ell attended conference the agenda focused on our needs and concerns covering topics such as: ‘Empowerment Through Unity,’ ‘Federal, State and County Resources for Business Development.’ The conference also featured a forum with local candidates.

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Howard Mays, Executive Director of PG County Redevelopment Authority speaks on resources for businesses in the county.

 

I am neither a resident nor registered voter of Maryland, but I was compelled to come from Princeton, NJ and attend this program.  Muslims came from far and near to hear people like former Maryland State’s Attorney, Glen Ivey, who ran for the Maryland 4th District Congressional seat and lost, April 26 in the Maryland Primary.

 

He addressed “the need to concentrate on the legal issues and incarceration many are challenged with in our communities.” While he came as a politician, I was impressed that he did not just speak, shake a few hands and leave.  He actually stayed as someone who wanted to get to know the Muslims. Mr. Ivey spent time during lunch and after his panel to hear about the issues relevant to his constituents.

The DCA is a story all its own. This beautiful center, funded by $100 million from the Turkish government, chose to break ground literally and figuratively in a predominantly Black neighborhood in Prince George’s County, which is known for being home to high income Black families. This is important to note since many masjids with predominantly immigrant congregations seem to build far away from Black communities even though we are often some of their main supporters.  Not this one; it is right in the Black community.

This move initially raised eyebrows. Yet the DCA, which includes a masjid, cultural center, fellowship hall, guest house, turkish bath, gym, swimming pool and more, has established alliances and respect from their neighbors politically, professionally, public and private. This has allowed many to achieve a better understanding and awareness of Islam, Muslims and specifically, Turkey.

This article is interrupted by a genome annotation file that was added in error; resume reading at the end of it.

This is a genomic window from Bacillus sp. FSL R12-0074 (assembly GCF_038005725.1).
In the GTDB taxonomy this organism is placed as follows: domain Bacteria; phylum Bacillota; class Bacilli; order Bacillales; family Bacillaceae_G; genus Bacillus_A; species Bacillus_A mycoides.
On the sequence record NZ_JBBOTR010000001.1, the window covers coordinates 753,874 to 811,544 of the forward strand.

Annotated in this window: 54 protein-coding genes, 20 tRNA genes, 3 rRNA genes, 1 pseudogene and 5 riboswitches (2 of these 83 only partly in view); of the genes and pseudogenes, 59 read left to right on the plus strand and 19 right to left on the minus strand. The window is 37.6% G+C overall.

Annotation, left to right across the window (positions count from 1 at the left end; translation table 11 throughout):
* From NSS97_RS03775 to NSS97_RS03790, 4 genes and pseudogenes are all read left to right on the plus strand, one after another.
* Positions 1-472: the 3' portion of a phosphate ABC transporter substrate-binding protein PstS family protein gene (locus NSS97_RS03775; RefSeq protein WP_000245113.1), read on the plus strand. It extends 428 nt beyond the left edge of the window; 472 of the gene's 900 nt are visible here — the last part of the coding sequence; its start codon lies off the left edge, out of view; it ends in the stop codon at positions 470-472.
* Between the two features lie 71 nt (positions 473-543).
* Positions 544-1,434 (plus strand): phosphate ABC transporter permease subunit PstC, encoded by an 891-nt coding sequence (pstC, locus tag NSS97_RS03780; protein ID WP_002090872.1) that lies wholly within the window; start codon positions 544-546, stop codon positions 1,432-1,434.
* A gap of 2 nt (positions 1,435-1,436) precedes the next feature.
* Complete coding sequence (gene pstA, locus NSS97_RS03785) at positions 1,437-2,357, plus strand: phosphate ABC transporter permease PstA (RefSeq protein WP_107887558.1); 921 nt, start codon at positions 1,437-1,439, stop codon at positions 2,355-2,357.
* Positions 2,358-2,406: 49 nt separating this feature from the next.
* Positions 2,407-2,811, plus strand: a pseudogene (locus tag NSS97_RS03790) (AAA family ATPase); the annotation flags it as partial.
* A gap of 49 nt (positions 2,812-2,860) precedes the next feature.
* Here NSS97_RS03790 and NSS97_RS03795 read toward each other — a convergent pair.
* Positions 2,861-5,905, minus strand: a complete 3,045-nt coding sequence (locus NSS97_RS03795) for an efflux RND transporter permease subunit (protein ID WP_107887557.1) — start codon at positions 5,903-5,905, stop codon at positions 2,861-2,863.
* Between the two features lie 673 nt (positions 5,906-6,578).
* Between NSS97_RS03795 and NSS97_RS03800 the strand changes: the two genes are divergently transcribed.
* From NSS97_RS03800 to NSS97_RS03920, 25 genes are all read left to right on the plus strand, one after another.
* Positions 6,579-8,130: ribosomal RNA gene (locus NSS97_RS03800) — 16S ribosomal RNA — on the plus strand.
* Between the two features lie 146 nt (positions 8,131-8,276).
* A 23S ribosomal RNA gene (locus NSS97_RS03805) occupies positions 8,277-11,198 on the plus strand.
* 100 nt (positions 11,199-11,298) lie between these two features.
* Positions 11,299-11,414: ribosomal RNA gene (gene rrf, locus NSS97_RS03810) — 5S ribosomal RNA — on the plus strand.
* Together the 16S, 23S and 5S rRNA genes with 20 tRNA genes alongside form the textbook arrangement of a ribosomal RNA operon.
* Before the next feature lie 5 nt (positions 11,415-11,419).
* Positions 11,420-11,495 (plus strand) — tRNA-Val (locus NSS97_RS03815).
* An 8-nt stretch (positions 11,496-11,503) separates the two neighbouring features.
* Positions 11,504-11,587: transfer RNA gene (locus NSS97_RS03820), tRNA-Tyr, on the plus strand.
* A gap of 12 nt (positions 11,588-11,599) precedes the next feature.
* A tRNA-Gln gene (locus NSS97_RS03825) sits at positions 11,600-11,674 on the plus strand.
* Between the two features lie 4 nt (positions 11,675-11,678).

The DCA officially opened earlier this month by the President of Turkey Recep Erdogan who criticized the US presidential candidates for their anti Muslim rhetoric. “There are still people walking around calling Muslims terrorists.”

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However, at the Faith, Economics and Politics conference, terrorism was not on the agenda. Neither did the conference spend time on how Muslims have become the object of discussion and ridicule in the media and the broader public. I was glad those issues were ignored, so we could deal with the real issues facing our community.  For many, the beauty of this event was the meeting, greeting and sharing of Muslims and people of other faith traditions and multi-cultural participation focused on local politics and economics in Prince George’s County, Maryland.

Shareef Abdul Malik, 24, an entrepreneur and CEO of We Buy Black, (webuyblack.com), the largest online marketplace for Black (African American and those of African descent) businesses and individual sellers spoke on the Cooperative Economics Panel.

“I was inspired by a common motif heard among all great Black leaders, we need to do for self and allow the world the opportunity to buy directly from the Black community.” His courage and commitment to go into business is reflective of the Honorable Elijah Muhammad’s edict to “Do for Self”.

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There was a Sisterpreneurs workshop which brought together speakers including Tiye Mulazim of Shura, Inc, Nurgul Yavuzer of Nurtech Technology and Jamila Garner from the Women’s Committee of Masjid As-Saffat.

By the end of their workshop, they had pooled their minds and resources with plans to open a factory to create jobs for Muslim women and to also dress themselves with the latest modest Islamic fashions.